In the weeks leading up to Mississippi's vote on whether to declare a fertilized egg a person and grant it full rights, nearly everyone was saying the measure was sure to pass.
It was considered the perfect place to mount what could have been a historic challenge to abortion laws: After all, Mississippi is the most anti-abortion, religious and conservative state, according to a Gallup Poll. It was supposed to give a boost to the nationwide movement of the Colorado-based nonprofit Christian group Personhood USA, which is attempting to get the measure on the ballot in several other states.
The measure had all of the momentum within the state, with both the Democratic and Republican nominees for governor endorsing it.
But on Tuesday, voters rejected the measure.
So what exactly happened?
There were a few theories floating around Wednesday morning after the measure was defeated. (The Clarion-Ledger said with 96% of precincts reporting, the vote was 58% to 42% against the measure.)
1) People began asking questions about the language of the amendment.
Many of those opposing the bill who spoke to CNN said there simply had not been enough discussion about what the amendment would actually do. Women we spoke to said they felt this was government overreaching to begin with, but they weren't even sure how far-reaching it would be because the language was so ambiguous.
They wanted to know: What are the implications? What will it mean for women's reproductive rights? What does it mean about the decisions a woman can make with her doctor? Will it mean women will be at the mercy of the state when it comes to everything from taking certain birth control pills to trying to conceive if a couple is infertile? What happens to those fertilized eggs for IVF treatments if they aren't used? And would people be facing prosecution if they did any of those things?
Certainly, as opponents suggested, the vague language of the bill and the unknown implications could have been part of what swayed voters.
Many of those questions were dismissed by those in support of the bill, saying they were merely scare tactics. All they were trying to do was give equal rights to the unborn, supporters said, the same ones afforded to the mother.
2) Media organizations from across the country descended on Mississippi in the week before the election to cover the controversial issue.
The national media spotlight added to the conversation around the measure and certainly gained attention for the movement. As coverage ramped up, the scales seemed to start tipping. A measure that was expected to pass easily now was really stirring up debate. Legal experts began discussing the implications, contending the amendment would violate federal law as outlined by the Roe v. Wade ruling.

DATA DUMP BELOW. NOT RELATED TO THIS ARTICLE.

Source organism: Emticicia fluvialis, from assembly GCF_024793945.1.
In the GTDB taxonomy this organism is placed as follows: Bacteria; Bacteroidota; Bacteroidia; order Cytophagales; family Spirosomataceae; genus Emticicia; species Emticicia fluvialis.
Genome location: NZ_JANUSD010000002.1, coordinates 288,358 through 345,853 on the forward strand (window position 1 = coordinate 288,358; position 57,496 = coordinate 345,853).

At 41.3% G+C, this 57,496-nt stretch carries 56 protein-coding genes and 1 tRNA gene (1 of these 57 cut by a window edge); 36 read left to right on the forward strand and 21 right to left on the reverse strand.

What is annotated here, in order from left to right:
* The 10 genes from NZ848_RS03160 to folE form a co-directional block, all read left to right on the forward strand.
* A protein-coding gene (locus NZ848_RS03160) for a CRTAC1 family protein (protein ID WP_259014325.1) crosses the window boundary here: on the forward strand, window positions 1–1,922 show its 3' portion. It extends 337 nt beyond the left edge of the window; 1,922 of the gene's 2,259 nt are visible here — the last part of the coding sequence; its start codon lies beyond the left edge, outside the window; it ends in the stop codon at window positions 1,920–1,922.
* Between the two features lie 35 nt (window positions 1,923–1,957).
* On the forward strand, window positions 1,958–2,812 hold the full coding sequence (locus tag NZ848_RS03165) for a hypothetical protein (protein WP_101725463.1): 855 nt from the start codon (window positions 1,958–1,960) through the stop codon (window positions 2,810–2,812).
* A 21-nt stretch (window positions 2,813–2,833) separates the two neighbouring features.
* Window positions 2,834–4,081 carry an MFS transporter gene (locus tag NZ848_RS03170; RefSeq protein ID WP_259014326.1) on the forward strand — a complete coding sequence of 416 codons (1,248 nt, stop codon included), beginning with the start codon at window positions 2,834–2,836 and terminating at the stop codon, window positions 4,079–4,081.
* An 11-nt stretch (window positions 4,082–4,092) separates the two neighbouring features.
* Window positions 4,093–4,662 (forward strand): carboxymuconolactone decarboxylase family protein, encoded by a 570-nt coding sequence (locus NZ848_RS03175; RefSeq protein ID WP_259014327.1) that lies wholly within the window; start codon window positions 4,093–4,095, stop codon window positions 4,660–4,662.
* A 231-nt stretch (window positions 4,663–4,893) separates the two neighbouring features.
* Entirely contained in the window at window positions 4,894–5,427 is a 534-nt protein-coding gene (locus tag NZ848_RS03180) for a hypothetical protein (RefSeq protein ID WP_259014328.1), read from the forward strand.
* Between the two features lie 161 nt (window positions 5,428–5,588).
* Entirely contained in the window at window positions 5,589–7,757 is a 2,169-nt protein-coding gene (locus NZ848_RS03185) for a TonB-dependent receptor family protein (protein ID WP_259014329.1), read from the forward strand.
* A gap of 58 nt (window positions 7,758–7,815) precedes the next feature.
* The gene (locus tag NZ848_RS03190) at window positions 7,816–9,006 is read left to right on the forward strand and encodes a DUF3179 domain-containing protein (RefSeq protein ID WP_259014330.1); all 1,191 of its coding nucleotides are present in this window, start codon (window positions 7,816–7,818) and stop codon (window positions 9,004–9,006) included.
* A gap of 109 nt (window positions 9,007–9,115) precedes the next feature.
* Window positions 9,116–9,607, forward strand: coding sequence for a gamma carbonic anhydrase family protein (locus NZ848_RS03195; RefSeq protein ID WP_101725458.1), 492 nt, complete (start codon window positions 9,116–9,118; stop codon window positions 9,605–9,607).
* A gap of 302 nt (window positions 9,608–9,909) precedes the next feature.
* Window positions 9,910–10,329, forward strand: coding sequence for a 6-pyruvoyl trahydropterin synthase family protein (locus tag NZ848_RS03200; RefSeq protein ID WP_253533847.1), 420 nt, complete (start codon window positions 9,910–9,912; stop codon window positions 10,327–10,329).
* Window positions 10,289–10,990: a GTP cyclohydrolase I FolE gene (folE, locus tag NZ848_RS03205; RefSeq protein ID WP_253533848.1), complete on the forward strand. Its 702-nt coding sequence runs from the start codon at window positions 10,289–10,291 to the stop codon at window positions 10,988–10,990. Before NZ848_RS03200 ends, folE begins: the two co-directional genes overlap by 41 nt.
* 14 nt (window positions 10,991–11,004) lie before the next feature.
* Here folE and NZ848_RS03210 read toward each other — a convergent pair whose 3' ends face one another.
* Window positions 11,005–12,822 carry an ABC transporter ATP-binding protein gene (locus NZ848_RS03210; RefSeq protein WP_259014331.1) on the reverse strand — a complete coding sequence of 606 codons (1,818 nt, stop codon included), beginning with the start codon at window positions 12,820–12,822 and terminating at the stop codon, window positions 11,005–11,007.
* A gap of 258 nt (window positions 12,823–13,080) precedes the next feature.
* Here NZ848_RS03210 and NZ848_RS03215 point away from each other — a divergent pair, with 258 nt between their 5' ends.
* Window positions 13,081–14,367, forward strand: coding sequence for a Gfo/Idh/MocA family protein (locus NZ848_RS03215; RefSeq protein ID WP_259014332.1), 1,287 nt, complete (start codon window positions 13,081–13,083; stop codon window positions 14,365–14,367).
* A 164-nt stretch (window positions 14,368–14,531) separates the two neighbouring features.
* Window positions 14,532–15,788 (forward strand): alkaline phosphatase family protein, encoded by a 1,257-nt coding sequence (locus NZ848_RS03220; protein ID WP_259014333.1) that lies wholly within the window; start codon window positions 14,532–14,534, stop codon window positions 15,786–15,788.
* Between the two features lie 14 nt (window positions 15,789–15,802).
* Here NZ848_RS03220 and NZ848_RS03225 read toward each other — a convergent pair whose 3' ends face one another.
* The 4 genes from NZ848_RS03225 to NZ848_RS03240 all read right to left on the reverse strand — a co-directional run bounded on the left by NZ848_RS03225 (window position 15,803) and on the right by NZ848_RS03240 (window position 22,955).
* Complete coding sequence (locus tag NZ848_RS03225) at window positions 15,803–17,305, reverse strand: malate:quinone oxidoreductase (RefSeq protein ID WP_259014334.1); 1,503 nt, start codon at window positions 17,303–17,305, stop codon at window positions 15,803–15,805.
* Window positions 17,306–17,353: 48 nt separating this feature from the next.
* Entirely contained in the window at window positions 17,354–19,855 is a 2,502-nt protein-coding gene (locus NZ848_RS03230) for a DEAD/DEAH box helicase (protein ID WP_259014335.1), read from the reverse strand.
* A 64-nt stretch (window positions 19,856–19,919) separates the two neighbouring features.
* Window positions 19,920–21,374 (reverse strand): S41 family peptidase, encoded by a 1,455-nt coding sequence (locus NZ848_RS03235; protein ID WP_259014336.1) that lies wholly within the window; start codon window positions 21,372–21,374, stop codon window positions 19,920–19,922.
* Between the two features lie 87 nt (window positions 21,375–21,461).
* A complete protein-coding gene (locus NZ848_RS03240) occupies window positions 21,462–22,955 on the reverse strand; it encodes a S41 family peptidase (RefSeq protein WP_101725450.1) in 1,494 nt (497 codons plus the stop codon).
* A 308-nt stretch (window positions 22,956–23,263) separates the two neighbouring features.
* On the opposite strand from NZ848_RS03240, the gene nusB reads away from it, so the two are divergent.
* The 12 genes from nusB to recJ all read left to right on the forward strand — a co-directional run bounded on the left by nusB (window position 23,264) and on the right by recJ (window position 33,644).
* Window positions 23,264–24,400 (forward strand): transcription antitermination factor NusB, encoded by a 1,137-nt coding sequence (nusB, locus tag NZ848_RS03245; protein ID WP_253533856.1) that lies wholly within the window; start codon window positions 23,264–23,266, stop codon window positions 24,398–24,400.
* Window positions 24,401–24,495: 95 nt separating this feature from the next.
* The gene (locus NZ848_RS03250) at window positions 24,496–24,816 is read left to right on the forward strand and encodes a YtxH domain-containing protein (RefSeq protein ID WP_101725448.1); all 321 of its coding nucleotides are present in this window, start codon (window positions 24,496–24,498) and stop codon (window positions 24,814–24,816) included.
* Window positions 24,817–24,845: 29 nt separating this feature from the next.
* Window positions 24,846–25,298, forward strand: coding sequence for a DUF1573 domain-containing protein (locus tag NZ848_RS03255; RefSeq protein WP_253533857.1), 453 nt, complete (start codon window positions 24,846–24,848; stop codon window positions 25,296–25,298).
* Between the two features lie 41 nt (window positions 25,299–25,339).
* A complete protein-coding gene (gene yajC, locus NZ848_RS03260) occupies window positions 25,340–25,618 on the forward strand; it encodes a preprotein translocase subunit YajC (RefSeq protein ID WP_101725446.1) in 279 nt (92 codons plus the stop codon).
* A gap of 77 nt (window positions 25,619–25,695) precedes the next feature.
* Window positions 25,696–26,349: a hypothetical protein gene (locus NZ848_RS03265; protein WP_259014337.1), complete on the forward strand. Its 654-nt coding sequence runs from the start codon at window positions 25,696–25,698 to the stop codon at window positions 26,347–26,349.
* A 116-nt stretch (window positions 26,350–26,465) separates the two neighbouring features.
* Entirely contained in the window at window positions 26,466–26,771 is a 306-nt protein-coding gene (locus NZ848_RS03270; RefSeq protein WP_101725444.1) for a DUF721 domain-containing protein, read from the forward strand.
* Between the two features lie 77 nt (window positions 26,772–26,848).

Columnists across the globe began weighing in on the amendment itself, what it meant for the abortion debate overall, and whether they felt this was the right way to go about a change.
Members of the media also began speaking to some key figures from prominent churches who were anti-abortion, but said they still couldn't endorse the measure because they feared the bill might be so ambiguous or far-reaching that it could actually hamper the ability to take down Roe v. Wade and it could actually strengthen its standing.
3) Key figures voiced concerns right before the election.
In the day before the election, polls were the closest they had ever been, with a Public Policy poll showing that 44% opposed the constitutional amendment and 45% supported it. That meant there was a key 11% of voters who were undecided on the issue – and a media campaign was directed their way. Grass-roots efforts from the group No on 26 picked up with the support of the ACLU and Planned Parenthood.
But there are many who suggest that comments from outgoing Gov. Haley Barbour in the middle of last week could have been part of what swayed the vote. As the debate about the proposed amendment bubbled to the national level, the fiercely conservative governor came out and did something not many expected: He expressed that he was undecided about the issue, saying it was "too ambiguous."
Then, on Friday, Barbour came out and publicly said that even though he still had some concerns, he believed that life did begin at conception, and had cast his ballot.
But for some, that undecided statement, from a very anti-abortion man, was a signal that the measure might be in trouble.
The Christian Science Monitor published an article on why support waned as Election Day neared. Their subhead read: "Reservations by the medical community and even Gov. Haley Barbour ahead of Election Day have made a dent in support for a Mississippi measure that would confer 'personhood' on fertilized eggs."
What happens now for personhood movement?
Those behind the Mississippi measure, and the nationwide movement for "personhood," have said that they will continue their efforts to give equal rights to the unborn from the moment of conception.